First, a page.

A lovely thing about Christmas is that it’s compulsory, like a thunderstorm, and we all go through it together. – Garrison Keillor
More than ever, I’ve seen the extremes surrounding holiday gift giving this year. The first holiday catalog arrived at my house in late October. Following that, major retailers started running ads announcing Black Friday sales would begin on Thanksgiving evening.
After the early-morning Black Friday pushing, shoving and hair pulling was captured on video, several websites and bloggers began advocating a buy nothing strategy for holiday gift buyers. Instead, consumers should focus more on the spirit of Christmas. And if gifts are to be exchanged, they should be created, not bought.
To be fair, the buy nothing approach wasn’t a direct result of this year’s Black Friday event. It’s been building for years, not if decades. Also to be fair, the spirit of Christmas hasn’t been removed from our consciousness because of its over commercialism either.
Which way to go?
I think the answer lives in the middle – somewhere between the two extremes. But more than that, the answer is a personal one.
Budgets, family tradition and necessity contribute to the answer.
If your budget needs to rely on the savings offered by Black Friday sales, then go to Black Friday sales. It doesn’t label you as being insensitive to the spirit of Christmas; it just means there’s a gift that would light up the face of someone you love, while being able to save a few dollars in the process.
If you want, or need, to pull back on Christmas gift purchasing and focus more on spending time with family, baking treats or making gifts that come from your heart, then do that without feelings of shame or guilt from getting in the way.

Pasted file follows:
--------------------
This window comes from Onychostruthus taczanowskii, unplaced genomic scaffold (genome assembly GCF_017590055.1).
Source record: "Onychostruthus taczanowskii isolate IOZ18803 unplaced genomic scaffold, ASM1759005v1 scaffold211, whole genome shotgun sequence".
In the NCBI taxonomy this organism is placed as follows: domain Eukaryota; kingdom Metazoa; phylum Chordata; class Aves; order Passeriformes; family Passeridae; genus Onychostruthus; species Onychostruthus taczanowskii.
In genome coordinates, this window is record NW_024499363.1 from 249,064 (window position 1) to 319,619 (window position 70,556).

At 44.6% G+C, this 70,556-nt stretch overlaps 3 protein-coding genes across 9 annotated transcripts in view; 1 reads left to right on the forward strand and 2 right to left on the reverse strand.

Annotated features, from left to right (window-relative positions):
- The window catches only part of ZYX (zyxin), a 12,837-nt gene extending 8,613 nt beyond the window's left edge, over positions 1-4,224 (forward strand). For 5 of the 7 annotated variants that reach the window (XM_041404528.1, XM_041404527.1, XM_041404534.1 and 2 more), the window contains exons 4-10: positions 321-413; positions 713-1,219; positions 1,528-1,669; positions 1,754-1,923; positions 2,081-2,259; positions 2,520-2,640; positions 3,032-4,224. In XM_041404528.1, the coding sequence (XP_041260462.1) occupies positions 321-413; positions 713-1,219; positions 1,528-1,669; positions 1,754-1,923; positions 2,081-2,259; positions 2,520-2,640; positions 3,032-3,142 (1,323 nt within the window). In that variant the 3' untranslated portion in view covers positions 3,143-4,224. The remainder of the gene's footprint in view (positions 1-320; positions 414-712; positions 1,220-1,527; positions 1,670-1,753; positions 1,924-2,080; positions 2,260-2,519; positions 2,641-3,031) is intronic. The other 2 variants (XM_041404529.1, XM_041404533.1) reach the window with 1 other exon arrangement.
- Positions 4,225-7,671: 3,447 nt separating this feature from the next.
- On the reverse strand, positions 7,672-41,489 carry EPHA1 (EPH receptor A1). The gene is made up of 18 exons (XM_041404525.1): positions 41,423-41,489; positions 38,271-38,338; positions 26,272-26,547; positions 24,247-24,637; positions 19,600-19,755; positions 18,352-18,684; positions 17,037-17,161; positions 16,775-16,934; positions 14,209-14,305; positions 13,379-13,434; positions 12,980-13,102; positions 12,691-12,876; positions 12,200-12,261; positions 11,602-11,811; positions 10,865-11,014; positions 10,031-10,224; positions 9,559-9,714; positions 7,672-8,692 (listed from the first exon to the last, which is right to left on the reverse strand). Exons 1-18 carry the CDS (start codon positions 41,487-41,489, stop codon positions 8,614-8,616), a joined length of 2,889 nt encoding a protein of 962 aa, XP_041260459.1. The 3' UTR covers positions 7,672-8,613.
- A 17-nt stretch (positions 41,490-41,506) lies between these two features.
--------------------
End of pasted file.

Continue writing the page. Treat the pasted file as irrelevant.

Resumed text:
In the Charles Dickens’ book A Christmas Carol, Ebenezer Scrooge may have gotten it right when he tells his nephew:
Keep Christmas in your own way, and let me keep it in mine.
Maybe this is the best answer to the holiday gift dilemma.
My family Christmas
About the time the first gift catalog arrived, Mary Beth and I sat down and worked out a Christmas spending budget. We considered our children, family and friends and then came up with a number that made sense.
Along with the budget, my wife and I also talked about which family traditions we wanted to bring back. Since last Christmas was spent at Disney World, we wanted to make sure our customs returned this year.
Our family Christmas is a comfortable blend between buying gifts that will be appreciated and spending time with Brandon, Caitlin, Andrew and Emily.
There will be no guilt, no shame and no remorse for getting into the fray at the mall or jumping on an “internet-only” special. And there will be no rush as we settle in for our Christmas Eve family tradition of eating homemade treats as we laugh our way through National Lampoon’s Christmas Vacation.
I can’t make Emily a KitchenAid stand mixer, but I can certainly enjoy watching her face when she opens the gift. I can’t keep the Christmas spirit alive by myself, but I can nurture it along when I lead off the family Christmas dinner tradition of saying what we are thankful for this past year.
The only dilemma for me will be considering where to start.